How David Letterman Survived Emergency Heart Surgery

Angiogram Saves Late Night Host

The Late Show with David Letterman. Credit: CBS Photo Archive / Contributor / Getty Images

If late-night talk show host David Letterman were ever to write a Top-10 list of the reasons he needed coronary artery bypass surgery at age 52, chief among them would probably be that his father died of a heart attack at the same age.

Letterman was fortunate enough to escape his father's fate -- but not without intervention. A routine checkup in early 2000 found a significant arterial blockage around his heart.

Quintuple bypass surgery performed after an angiogram put the comedic giant among the ranks of the roughly 260,000 Americans who undergo the lifesaving procedure every year.

Letterman suffered no complications and spent several days in the hospital. He returned to host the Late Show with David Letterman after a six-week recuperation. "In addition to re-routing the arteries," Letterman joked after surgery, "they also installed an EZ Pass." His first live show after returning featured eight members of the medical team that cared for Letterman during his hospital stay. The doctor who performed Letterman's surgery said he had "the heart muscle of a 20-year-old."

Angiogram and Coronary Artery Bypass Surgery

Angiograms involve threading a catheter and injecting dye into the heart vessels to see blockages by x-ray, while bypass surgery re-routes blood flow through grafts, or replacement vessels, to bypass blocked vessels.

Letterman had one upon the recommendation of his doctors, because of his family's history of heart disease. The main goal of bypass surgery is to prevent heart attacks, which strike 920,000 Americans annually, killing 157,000.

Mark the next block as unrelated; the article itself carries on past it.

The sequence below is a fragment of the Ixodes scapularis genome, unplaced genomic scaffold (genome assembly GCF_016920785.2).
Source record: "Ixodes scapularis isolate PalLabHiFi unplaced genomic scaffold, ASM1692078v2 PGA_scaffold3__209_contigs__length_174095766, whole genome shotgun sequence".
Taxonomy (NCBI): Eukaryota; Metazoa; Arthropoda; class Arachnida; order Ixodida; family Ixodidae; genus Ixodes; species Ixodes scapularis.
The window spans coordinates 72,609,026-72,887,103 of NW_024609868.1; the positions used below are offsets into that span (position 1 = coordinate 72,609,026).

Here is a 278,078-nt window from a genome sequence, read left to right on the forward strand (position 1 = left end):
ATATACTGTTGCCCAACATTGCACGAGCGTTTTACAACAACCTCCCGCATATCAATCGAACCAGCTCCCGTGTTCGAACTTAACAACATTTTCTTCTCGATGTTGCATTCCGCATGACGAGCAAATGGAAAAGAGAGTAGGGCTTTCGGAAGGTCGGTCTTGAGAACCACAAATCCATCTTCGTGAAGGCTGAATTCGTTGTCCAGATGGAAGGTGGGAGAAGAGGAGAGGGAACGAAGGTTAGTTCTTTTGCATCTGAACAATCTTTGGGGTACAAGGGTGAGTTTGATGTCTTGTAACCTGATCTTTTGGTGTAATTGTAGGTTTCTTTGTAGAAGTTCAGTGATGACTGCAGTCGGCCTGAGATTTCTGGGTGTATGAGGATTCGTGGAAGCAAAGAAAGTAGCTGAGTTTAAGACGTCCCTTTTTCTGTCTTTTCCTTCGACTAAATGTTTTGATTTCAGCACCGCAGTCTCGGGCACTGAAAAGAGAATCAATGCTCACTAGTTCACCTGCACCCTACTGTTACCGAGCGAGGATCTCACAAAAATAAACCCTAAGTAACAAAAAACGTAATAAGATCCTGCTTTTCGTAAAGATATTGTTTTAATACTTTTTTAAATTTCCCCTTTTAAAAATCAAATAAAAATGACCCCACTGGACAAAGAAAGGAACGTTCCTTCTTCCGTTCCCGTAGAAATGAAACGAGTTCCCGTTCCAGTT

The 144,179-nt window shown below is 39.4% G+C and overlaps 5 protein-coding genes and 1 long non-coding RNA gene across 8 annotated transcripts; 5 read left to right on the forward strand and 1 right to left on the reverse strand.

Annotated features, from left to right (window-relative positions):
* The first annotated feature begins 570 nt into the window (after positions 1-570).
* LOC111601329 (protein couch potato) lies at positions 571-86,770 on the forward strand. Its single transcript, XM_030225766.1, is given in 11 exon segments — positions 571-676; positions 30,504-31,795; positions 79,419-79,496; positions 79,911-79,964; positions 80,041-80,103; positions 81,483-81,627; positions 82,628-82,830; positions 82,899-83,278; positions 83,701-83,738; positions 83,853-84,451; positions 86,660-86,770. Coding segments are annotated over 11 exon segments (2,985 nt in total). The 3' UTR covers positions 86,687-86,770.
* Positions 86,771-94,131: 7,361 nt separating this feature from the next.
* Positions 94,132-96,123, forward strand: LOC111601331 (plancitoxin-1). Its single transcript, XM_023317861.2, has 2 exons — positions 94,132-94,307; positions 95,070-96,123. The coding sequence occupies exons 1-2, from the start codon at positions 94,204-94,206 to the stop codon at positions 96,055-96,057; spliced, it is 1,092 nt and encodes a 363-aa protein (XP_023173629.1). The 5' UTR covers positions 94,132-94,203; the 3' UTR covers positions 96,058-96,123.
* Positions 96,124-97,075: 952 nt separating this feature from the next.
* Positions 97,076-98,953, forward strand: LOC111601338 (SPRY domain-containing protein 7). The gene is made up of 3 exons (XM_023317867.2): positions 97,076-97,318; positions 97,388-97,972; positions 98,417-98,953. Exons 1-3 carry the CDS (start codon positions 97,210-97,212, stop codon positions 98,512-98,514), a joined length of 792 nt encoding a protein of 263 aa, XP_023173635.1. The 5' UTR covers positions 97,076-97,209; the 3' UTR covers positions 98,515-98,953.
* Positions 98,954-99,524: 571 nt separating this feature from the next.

The heart has five major arteries. When a coronary bypass is performed, it replaces one or more of the blocked vessels.

In a quintuple bypass, all five have blockages and need to be replaced It is often done as a scheduled surgery, but in Letterman's case, it was done as an emergency procedure. The grafts used are taken from the leg and sometimes from the arm.

Letterman's Heart Disease Risk Factors

Letterman's father, Joe, survived a heart attack at the young age of 36, at a time when Dave was under six years old, leaving Dave worried about losing his father throughout his younger life. Joe died of his second heart attack at age 57 in 1973 when Dave was just 26 and still living nearby in Indianapolis. He moved to Los Angeles to start his comedy writing career a couple of years later.

Letterman has also been known to enjoy cigars, another risk factor. He alluded to his ominous family history and high-cholesterol levels during a presurgical interview with Regis Philbin,  who underwent a successful emergency angioplasty to unclog cardiac arteries in 1993. He admitted to being an alcoholic for many years, then stopped drinking. Excess alcohol consumption can contribute to the risk of heart disease.

Life After Heart Surgery

Letterman's rapid return to television life was unmarred by further cardiac problems.

He signed again and again with CBS to continue the Late Show. He decided to retire and his last show was aired on May 20, 2015 at age 68. He married wife Regina Lasko after they had a son born in November, 2003. He lived a full business life with numerous projects as well as a full personal life.


"At-a-Glance Summary Tables." 2008. American Heart Association. 5 Sep 2008 

Brody, Jane E. "Personal Health: Cigar Smoking." 29 May 1996. New York Times. 10 Dec 2008 

 "Coronary Artery Bypass Graft Surgery." 2008. Stanford Hospital & Clinics. 31 Aug 2008 

"Letterman Expected to Fully Recover From Heart Surgery." 15 Jan 2000. CNN. 10 Dec 2008